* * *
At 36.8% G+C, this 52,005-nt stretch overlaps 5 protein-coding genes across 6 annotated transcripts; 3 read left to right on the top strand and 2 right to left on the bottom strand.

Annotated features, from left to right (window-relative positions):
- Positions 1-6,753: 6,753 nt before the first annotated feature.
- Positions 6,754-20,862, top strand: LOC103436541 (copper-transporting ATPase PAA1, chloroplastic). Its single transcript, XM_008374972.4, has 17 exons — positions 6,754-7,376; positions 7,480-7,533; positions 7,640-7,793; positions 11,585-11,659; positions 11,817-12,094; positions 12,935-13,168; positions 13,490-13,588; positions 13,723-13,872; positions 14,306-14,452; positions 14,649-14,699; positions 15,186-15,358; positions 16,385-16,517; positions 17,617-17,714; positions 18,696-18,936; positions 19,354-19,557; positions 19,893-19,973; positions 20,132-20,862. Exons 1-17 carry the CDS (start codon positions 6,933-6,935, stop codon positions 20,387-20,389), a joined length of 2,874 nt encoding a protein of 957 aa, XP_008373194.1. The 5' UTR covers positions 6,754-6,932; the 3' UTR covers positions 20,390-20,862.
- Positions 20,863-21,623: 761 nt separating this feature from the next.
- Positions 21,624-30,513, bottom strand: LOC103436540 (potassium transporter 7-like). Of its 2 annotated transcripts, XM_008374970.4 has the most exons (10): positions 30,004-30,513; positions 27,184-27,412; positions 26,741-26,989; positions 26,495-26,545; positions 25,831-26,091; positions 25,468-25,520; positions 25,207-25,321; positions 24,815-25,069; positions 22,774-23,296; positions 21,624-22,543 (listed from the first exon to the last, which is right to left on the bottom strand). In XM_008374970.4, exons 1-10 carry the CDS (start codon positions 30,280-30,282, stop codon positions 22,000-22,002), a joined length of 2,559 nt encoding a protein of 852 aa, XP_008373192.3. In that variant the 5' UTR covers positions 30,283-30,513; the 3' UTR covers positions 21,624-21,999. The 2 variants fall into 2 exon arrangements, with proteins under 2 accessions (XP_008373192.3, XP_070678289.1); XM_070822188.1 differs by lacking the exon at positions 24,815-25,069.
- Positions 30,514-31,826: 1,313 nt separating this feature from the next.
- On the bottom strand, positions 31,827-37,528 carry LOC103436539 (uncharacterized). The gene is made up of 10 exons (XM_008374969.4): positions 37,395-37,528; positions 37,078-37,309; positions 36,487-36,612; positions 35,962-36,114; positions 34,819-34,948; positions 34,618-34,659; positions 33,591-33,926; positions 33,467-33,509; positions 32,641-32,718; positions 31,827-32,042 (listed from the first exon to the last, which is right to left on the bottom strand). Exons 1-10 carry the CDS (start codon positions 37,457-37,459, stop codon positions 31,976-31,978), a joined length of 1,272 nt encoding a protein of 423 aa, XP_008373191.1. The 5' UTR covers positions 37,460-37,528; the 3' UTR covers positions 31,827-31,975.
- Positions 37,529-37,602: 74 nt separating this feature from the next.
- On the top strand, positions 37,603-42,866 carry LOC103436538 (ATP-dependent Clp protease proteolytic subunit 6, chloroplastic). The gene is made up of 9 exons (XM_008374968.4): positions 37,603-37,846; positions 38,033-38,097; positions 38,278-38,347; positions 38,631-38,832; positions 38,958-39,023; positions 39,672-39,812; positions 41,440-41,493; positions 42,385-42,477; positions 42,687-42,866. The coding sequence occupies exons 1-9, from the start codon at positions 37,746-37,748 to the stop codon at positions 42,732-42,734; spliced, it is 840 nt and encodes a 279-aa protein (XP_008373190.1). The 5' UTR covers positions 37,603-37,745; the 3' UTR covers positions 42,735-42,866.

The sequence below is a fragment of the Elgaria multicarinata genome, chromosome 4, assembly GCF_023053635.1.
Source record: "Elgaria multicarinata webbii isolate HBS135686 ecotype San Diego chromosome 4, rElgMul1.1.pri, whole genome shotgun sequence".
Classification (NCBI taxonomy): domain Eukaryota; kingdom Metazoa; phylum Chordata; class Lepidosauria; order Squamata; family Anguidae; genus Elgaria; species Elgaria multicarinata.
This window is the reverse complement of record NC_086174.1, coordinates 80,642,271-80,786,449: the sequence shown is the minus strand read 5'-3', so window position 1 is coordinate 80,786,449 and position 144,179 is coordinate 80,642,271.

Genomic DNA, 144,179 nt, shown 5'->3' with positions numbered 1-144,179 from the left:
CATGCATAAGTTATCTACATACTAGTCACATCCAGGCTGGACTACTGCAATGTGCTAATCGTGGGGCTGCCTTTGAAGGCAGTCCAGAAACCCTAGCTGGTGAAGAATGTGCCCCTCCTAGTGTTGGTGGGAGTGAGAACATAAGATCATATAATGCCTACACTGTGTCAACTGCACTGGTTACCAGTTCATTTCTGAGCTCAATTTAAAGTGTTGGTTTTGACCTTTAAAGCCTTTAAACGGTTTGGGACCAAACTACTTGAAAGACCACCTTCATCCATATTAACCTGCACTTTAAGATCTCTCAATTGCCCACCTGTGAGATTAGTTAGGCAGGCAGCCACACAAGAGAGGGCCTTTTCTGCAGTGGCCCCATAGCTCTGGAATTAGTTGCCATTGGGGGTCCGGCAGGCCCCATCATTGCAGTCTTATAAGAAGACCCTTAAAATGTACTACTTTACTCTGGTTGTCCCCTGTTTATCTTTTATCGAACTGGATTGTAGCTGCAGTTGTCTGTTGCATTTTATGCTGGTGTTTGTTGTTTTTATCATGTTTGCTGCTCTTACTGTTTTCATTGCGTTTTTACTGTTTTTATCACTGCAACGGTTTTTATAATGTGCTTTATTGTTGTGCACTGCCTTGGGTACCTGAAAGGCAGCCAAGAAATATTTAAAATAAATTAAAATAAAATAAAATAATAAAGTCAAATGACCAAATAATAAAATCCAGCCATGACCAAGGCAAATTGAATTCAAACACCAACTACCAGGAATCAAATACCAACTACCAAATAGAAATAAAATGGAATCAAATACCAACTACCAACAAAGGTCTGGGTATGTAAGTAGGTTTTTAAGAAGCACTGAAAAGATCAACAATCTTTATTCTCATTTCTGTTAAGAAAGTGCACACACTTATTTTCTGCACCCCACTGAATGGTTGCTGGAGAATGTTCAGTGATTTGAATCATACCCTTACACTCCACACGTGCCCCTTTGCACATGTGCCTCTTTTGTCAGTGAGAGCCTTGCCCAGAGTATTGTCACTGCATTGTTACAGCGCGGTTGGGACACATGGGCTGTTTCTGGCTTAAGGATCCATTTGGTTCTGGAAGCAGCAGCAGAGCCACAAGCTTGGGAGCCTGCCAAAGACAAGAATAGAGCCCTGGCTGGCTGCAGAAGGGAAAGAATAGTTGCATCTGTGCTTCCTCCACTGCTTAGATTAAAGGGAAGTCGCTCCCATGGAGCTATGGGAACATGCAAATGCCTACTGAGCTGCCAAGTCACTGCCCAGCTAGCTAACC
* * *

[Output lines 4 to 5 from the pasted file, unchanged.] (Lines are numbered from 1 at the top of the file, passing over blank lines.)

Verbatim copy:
- Positions 6,754-20,862, top strand: LOC103436541 (copper-transporting ATPase PAA1, chloroplastic). Its single transcript, XM_008374972.4, has 17 exons — positions 6,754-7,376; positions 7,480-7,533; positions 7,640-7,793; positions 11,585-11,659; positions 11,817-12,094; positions 12,935-13,168; positions 13,490-13,588; positions 13,723-13,872; positions 14,306-14,452; positions 14,649-14,699; positions 15,186-15,358; positions 16,385-16,517; positions 17,617-17,714; positions 18,696-18,936; positions 19,354-19,557; positions 19,893-19,973; positions 20,132-20,862. Exons 1-17 carry the CDS (start codon positions 6,933-6,935, stop codon positions 20,387-20,389), a joined length of 2,874 nt encoding a protein of 957 aa, XP_008373194.1. The 5' UTR covers positions 6,754-6,932; the 3' UTR covers positions 20,390-20,862.
- Positions 20,863-21,623: 761 nt separating this feature from the next.